To Brigadier General Jedediah Huntington
Head quarters [Middlebrook] March the 24th 1779
A few days ago I received Your favor of the 10th Instant. It gives me much concern that there have been so many difficulties, respecting the Cloathing of the Connecticut Troops—and that they still exist in some degree.1 I heartily wish they had obtained their supplies through the ordinary channel, which would have been the case, if there had not been the most pressing applications to prevent it—or at least to establish another fund for the occasion; and as it was not done in the first instance, that the expedients mentioned in my Letter of the 19th of Novr—repeated by Colo. Sherman on the 14th of January had been adopted and carried into execution.2 At this time I cannot think myself authorised to grant an Order for Cloathing for more of Your Brigade than Colo. Swifts Regiment, which you will find inclosed for 188 Coats—243 Waistcoats and 123 pair of Breeches to be procured if you judge them really essential.3 Their situation, from your Return, differs from the rest—and seems to justify a discrimination in their behalf—not liable to objection, as their draft for that quantity was in February 1778. It has been otherwise with the rest; and were they now to be permitted to return the Cloaths they have had in use through the fall and Winter—and which they received by the choice and at the particular instance of some of their Officers, and to obtain New ones, it would lead to extensive consequences and produce, at least, great discontents and murmuring—not to say public injury—matters, which I am sure, you wish to avoid. I am Dr sir with great regard & esteem Yr Most Obed. servant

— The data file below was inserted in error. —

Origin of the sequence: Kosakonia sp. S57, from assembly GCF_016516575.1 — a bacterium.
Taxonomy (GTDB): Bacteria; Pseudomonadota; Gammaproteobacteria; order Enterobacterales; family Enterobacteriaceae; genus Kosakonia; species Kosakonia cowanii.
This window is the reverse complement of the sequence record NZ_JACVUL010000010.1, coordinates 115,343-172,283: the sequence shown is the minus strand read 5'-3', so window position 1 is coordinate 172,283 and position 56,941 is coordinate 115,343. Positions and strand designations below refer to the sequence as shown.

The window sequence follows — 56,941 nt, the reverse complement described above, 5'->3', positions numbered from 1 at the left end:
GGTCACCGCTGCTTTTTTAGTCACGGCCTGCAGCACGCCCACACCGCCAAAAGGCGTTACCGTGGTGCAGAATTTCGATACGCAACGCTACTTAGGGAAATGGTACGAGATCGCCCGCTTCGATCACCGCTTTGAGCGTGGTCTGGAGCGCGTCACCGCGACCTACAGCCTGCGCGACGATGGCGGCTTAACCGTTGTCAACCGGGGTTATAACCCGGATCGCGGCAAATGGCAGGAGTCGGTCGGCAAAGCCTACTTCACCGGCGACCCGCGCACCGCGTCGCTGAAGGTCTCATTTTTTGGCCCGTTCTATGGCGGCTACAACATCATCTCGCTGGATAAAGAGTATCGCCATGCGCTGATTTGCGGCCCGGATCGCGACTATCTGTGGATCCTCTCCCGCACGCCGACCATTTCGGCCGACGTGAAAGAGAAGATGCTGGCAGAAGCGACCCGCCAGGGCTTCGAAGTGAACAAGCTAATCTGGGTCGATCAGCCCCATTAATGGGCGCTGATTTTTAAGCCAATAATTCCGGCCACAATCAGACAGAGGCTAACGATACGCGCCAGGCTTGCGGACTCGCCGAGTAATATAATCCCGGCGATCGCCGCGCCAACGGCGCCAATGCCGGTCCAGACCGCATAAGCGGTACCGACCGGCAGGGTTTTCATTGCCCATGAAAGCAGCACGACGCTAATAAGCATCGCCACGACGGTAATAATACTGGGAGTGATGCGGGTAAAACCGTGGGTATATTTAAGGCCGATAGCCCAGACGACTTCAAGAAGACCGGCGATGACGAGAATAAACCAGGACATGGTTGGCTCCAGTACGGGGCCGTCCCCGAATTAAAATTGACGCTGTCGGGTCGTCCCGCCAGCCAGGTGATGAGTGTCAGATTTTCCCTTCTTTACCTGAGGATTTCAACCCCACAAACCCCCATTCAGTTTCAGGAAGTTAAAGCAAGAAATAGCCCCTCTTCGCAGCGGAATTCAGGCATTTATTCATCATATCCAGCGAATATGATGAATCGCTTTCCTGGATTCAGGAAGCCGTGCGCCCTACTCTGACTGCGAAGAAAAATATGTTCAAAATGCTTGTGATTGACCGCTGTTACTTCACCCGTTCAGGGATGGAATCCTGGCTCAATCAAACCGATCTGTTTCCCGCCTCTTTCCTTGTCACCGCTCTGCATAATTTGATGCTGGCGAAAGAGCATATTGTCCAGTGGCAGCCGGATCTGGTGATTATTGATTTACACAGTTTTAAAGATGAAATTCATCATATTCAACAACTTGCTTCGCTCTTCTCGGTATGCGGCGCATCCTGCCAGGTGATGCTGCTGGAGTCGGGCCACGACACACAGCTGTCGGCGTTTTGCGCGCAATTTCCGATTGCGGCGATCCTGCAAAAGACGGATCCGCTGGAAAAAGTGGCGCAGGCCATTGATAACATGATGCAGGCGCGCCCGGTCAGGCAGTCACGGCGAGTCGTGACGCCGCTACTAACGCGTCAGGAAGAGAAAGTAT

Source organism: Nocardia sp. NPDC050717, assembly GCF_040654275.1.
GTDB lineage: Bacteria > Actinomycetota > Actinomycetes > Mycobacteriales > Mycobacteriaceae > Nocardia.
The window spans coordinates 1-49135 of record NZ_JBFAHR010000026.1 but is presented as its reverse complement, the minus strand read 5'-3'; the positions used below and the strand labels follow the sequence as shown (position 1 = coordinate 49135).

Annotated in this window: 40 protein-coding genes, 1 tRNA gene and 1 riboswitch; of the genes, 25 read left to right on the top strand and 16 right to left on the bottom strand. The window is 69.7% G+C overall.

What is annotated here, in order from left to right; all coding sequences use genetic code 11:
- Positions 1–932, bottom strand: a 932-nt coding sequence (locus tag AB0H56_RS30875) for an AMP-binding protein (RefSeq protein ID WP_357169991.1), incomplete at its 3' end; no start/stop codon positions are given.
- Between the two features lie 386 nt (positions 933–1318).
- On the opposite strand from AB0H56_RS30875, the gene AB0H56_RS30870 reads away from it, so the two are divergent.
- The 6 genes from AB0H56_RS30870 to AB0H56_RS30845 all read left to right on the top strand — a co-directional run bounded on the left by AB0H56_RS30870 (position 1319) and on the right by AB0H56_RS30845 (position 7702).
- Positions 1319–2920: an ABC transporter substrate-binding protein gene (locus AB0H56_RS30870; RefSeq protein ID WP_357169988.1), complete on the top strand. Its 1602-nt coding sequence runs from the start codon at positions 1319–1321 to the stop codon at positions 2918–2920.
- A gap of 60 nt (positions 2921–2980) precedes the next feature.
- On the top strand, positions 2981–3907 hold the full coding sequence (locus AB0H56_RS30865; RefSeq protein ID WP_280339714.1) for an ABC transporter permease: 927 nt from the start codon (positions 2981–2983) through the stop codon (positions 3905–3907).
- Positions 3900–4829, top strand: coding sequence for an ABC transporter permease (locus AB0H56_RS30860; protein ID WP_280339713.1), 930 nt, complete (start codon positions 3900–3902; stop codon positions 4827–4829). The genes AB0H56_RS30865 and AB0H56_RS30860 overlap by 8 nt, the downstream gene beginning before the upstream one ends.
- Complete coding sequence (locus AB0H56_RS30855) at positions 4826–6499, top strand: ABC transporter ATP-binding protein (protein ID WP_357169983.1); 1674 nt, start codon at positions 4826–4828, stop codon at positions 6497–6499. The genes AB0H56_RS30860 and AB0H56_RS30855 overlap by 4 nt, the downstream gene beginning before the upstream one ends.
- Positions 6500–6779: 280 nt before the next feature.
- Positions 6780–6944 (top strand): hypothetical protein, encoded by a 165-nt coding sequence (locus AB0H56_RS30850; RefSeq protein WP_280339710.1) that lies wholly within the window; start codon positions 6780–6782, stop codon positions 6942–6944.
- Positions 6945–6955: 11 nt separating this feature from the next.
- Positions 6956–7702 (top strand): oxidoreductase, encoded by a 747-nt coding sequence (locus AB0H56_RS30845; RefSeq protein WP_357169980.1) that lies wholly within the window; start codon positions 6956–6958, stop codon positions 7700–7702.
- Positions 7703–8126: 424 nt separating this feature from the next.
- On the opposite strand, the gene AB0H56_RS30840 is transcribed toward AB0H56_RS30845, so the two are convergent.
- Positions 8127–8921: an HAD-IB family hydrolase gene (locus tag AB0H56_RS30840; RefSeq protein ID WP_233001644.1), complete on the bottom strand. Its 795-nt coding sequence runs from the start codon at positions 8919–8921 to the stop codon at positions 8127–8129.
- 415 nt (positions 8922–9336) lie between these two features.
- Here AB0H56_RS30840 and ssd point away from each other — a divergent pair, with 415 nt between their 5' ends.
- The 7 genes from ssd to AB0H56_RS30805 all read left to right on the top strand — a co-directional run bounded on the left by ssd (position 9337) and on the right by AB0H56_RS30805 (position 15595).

Df, in Robert Hanson Harrison’s writing, DLC:GW; Varick transcript, DLC:GW. The draft includes a struck-out postscript, which reads: “P.S. The periods, Viz from January to October, between which Colo. Starrs regiment is said to have received 323 Coats 125 Waiscoats & 179 pair of Breeches–are so distant and indeterminate as to the time of the supplies that I cannot decide on what should be done in their case; however if they were not obtained with a view to the present Winter or were so early as to be worn out I shall have no objection to granting an Order for New Ones–where you shall think it absolutely necessary.”
3. The enclosed order has not been identified.